JESSICA ZIEHM: My name is Jessica Ziehm. I'm now the executive director of the New York Animal Agriculture Coalition. Thanks for joining us.
This is the dairy cow birthing center. It's the first one that the great New York State Fair has ever hosted. We're excited to provide this opportunity to you.
This is real and this is live. Right now these guys are trying to move this animal into the viewing pen because our veterinarians that are on staff, that are helping us, are seeing the signs of a cow that it's likely to have a calf today.
With the industry evolving so much, this was a wonderful opportunity to come to the great New York State Fair with the opportunity to reach a million visitors with some positive messages about the dairy industry.
SPEAKER 1: [LAUGH] We've got some cows liking what you're saying.
JESSICA ZIEHM: Excellent!
TOM OVERTON: Well, I think the birthing center is obviously something unique. I mean, where else can the public go to watch a dairy cow give birth to a calf, which of course, is the first step in production of milk and dairy products for the public.
CHAD WALL: So as veterinarians, we're looking for a few different things. And really if she's progressing well and the calf is in the right orientation, we're not going to intervene. If we think that we have to go in and give gentle traction, or if we need to do something more serious, we will. However, with a normal birthing like most of these have been, we're just spectators like everyone else.
JESSICA ZIEHM: This is the calf. What they're going to do is they're going to basically work with the mom. There is no-- this does not hurt the cow at all. Basically, they're just going to use a little bit of tension so that every time she pushes, we make forward progress so that the calf doesn't go back in.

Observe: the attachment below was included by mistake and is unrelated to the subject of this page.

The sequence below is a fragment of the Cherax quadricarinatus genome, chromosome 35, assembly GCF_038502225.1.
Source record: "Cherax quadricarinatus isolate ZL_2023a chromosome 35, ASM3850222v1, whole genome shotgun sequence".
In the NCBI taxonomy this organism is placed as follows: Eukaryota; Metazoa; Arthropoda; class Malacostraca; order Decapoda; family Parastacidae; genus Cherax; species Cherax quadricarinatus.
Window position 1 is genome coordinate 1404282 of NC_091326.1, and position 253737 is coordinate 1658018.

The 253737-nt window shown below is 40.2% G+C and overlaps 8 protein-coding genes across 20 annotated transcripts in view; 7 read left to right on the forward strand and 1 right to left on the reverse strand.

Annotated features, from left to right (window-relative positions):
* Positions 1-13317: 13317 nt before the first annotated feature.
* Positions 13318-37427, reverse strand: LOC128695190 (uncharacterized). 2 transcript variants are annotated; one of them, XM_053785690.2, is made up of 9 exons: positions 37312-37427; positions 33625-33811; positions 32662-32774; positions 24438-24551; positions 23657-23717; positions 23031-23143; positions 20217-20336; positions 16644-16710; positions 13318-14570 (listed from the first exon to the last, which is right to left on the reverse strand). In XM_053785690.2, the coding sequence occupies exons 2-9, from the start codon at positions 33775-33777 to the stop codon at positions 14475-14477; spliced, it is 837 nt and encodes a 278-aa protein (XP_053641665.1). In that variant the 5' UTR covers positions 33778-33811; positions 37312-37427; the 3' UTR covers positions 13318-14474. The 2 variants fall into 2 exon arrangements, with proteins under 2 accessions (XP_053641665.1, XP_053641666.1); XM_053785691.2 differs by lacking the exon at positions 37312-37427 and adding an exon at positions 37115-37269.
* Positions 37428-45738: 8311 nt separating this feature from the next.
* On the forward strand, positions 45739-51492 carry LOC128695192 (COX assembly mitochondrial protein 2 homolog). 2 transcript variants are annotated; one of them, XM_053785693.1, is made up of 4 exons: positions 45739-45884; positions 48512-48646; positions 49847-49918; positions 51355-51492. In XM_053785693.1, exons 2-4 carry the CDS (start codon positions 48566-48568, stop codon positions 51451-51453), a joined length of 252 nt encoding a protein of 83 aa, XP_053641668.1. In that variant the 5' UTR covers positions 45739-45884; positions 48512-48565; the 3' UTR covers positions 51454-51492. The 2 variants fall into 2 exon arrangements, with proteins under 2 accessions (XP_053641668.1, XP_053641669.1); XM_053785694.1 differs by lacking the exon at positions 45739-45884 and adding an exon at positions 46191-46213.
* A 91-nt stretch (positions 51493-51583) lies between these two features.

SPEAKER 2: This is how we would do it at home.
RILEY: But at home, we would do it with gloves.
SPEAKER 2: Riley loves wearing gloves.
JESSICA ZIEHM: Chad and Dr. [INAUDIBLE], I think you just got busted.
SPEAKER 2: You'll see they'll put pressure on it and try to stretch things, help her stretch a little bit. They'll pull kinda the same direction that the calf's back is arched to [INAUDIBLE] the way the birth canal flows.
JESSICA ZIEHM: Just want to make sure at this point that the [INAUDIBLE]. So this is our 13th calf in there.
SPEAKER 2: So there's the head just coming out now.
JESSICA ZIEHM: I know you're excited. Just try to be quiet. So we have our head out. This is a pretty big calf.
RILEY: So right now, I bet you think that mom's really happy that she's having [INAUDIBLE]. And here comes most of the rest of the calf.
JESSICA ZIEHM: [INAUDIBLE]. They'll fall down [INAUDIBLE].
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The Great New York State Fair features a new exhibit this year: the Dairy Cow Birthing Center, which was organized by the New York Animal Agriculture Coalition and staffed by Cornell veterinary students, Cornell veterinary faculty, Cornell animal science undergraduate students. By the end of the fair on Sept. 2, 2013, more than two dozen calves are expected to be born.
In front of packed and fascinated audience, Dr. Charles W. Nydam and veterinary student Chad Wall help a laboring cow deliver a bull calf. (Video by Blaine Friedlander/Cornell Chronicle.)